Interest income from the Company’s loan portfolio is earned, over the loan period and is calculated using the simple interest method on principal amounts outstanding. Generally, the Company’s loans provide for interest to be paid monthly in arrears.
Origination fee revenue is recognized ratably over the contractual life of the loan in accordance with ASC 310.
Deferred Financing Costs
Costs incurred in connection with the Company’s line of credit, as discussed in Note 6, are amortized over the term of the line of credit, using the straight-line method.
Fair Value of Financial Instruments
For the line of credit, mortgage payable and interest-bearing mortgages receivable held by the Company, the carrying amount approximates fair value due to the relative short-term nature of such instruments.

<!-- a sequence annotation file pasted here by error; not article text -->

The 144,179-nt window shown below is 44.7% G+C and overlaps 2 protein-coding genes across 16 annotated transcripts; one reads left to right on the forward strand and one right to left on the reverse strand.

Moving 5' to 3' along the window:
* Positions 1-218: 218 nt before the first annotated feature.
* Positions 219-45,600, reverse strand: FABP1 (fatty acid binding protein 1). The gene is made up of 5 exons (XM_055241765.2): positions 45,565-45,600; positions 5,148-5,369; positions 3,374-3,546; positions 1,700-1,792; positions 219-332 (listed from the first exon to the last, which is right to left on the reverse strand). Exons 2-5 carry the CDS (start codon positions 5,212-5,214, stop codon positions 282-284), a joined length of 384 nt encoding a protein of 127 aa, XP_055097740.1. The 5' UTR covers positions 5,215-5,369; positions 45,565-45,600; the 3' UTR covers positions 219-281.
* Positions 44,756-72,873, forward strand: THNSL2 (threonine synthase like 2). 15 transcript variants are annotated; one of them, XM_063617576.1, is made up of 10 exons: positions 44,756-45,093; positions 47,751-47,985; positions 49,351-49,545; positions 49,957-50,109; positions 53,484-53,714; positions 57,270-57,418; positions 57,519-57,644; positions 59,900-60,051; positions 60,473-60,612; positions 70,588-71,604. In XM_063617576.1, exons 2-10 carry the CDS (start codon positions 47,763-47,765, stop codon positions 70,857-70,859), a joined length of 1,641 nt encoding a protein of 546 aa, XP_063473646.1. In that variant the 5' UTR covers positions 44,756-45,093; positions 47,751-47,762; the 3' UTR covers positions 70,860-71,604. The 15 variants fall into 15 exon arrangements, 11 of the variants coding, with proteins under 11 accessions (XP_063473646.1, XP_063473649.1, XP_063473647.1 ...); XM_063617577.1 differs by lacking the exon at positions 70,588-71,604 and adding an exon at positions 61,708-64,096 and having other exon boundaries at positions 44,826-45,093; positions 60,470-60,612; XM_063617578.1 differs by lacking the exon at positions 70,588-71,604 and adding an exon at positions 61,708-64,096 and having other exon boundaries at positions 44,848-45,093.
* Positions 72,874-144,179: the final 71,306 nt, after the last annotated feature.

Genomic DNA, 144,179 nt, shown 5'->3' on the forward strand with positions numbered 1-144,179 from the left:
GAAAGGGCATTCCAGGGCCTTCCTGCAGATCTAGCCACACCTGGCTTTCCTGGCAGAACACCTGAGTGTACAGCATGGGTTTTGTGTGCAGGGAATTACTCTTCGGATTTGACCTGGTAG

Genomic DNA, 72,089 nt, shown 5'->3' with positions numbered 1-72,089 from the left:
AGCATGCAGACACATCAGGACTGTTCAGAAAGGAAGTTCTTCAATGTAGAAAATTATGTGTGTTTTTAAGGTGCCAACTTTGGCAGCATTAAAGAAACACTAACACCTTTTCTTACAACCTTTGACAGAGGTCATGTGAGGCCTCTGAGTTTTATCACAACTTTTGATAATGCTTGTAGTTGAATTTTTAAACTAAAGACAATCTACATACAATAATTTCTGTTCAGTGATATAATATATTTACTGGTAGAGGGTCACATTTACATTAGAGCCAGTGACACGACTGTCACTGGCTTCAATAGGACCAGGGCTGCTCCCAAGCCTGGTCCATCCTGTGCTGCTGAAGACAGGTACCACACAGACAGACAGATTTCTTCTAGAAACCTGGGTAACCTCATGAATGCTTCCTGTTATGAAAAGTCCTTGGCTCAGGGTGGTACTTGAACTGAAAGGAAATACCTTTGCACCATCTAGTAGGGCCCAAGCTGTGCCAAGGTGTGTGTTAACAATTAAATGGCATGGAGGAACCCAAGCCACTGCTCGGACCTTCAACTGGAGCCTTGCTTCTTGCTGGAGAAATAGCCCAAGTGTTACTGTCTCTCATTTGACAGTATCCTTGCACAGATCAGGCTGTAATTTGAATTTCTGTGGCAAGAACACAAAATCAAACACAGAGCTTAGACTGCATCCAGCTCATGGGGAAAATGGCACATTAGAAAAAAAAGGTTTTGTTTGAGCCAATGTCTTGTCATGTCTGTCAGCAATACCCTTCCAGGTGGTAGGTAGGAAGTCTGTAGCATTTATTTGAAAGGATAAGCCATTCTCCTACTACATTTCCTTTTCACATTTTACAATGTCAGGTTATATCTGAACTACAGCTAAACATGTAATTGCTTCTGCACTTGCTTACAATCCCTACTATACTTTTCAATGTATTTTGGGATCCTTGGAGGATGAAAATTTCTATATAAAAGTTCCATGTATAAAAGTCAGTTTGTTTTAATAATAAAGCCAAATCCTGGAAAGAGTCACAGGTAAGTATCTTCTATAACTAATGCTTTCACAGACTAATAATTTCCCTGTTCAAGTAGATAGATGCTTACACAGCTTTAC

Earnings Per Share
Basic and diluted earnings per share are calculated in accordance with ASC 260 “Earnings Per Share”. Under ASC 260, basic earnings per share is computed by dividing income available to common shareholders by the weighted-average number of common shares outstanding for the period. The computation of diluted earnings per share is similar to basic earnings per share, except that the denominator is increased to include the potential dilution from the exercise of stock options and warrants for common shares using the treasury stock method. The numerator in calculating both basic and diluted earnings per common share for each period is the reported net income.